Despite being landscape architects, we usually find it much easier to draw a building or an urban environment rather than a landscape. The reason for that is because of anthropogenic elements, such as architecture, which have very distinct and clear shapes and are thus easier to draw. A landscape, on the other hand, especially if it's a natural landscape, is much harder to draw. There are fewer obvious patterns and clear shapes that our eye can recognize and translate into drawing. Still, there are a few things one can remember about drawing architecture that can benefit you as a landscape architect.
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I draw architecture in a similar way to how I draw landscape - from an analytical point of view. When drawing architecture it's important to remember that most of the time it's not the building itself that is of interest to us, but the relationship between the building and its surroundings. Each building creates a certain kind of space around it, which can then be connected to its surroundings or stand out from it. Whats is of interest to a landscape architect is how the building relates to the landscape around it.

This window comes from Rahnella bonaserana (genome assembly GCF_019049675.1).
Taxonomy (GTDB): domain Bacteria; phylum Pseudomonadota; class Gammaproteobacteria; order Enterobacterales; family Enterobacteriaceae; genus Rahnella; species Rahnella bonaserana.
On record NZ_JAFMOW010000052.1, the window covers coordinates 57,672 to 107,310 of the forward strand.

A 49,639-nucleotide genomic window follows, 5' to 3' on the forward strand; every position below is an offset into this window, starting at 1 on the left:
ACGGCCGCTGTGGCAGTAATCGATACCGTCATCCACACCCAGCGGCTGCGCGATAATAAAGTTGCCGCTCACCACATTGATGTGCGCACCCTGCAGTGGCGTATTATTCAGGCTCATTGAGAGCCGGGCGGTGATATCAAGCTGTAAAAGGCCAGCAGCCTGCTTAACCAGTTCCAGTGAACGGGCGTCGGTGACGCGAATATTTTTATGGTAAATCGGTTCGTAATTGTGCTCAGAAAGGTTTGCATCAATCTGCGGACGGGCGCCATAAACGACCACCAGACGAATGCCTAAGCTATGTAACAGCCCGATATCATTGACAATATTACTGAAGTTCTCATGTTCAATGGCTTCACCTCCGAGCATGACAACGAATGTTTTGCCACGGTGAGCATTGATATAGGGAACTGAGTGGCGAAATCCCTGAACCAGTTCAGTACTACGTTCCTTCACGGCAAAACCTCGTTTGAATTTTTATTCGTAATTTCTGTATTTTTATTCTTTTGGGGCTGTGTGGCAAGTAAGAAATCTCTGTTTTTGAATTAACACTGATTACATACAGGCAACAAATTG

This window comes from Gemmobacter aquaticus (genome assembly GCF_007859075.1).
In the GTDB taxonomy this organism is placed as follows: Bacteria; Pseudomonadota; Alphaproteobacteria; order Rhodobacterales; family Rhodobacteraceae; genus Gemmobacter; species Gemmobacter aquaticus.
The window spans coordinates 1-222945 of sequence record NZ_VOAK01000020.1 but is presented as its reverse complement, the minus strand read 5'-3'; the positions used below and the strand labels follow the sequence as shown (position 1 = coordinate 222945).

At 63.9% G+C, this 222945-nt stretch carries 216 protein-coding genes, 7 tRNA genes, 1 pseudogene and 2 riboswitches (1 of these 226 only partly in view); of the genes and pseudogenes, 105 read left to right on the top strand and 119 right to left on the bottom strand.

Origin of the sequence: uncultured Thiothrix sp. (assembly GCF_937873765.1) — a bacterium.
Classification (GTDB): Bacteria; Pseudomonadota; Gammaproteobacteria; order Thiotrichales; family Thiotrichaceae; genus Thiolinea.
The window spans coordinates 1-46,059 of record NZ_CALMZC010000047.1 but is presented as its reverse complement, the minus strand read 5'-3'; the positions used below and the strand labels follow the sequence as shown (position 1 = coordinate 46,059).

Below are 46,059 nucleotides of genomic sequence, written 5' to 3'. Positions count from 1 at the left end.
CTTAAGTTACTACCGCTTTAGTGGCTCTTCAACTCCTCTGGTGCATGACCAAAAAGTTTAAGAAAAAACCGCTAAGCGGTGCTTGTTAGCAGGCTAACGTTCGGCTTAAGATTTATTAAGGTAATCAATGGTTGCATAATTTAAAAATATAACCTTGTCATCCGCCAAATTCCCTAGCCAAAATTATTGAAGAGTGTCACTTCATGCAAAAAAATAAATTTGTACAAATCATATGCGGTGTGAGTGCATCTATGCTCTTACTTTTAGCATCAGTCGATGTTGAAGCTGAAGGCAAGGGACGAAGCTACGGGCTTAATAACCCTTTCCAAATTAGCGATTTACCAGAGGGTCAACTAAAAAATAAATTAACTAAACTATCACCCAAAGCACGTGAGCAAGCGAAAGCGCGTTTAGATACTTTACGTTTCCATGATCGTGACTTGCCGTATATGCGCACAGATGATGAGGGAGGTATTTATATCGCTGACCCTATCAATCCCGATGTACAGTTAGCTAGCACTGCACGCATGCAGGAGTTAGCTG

The image above is a sketch looking out from Palladio's Villa Rotonda. These views of the traditional and cultural Campagna landscape were the ones that dictated the villa's position and design. The villa has a special connection to its surrounding, and that interested me the most as a landscape architect.
In the video below is the Karlskirche church in Vienna, Austria. I was interested in the view of the church from the park, as well as its plan and shape.
Linescapes is a project focused on exploring drawing techniques for recording and analyzing landscapes. It also tries to promote hand-drawing in landscape architecture.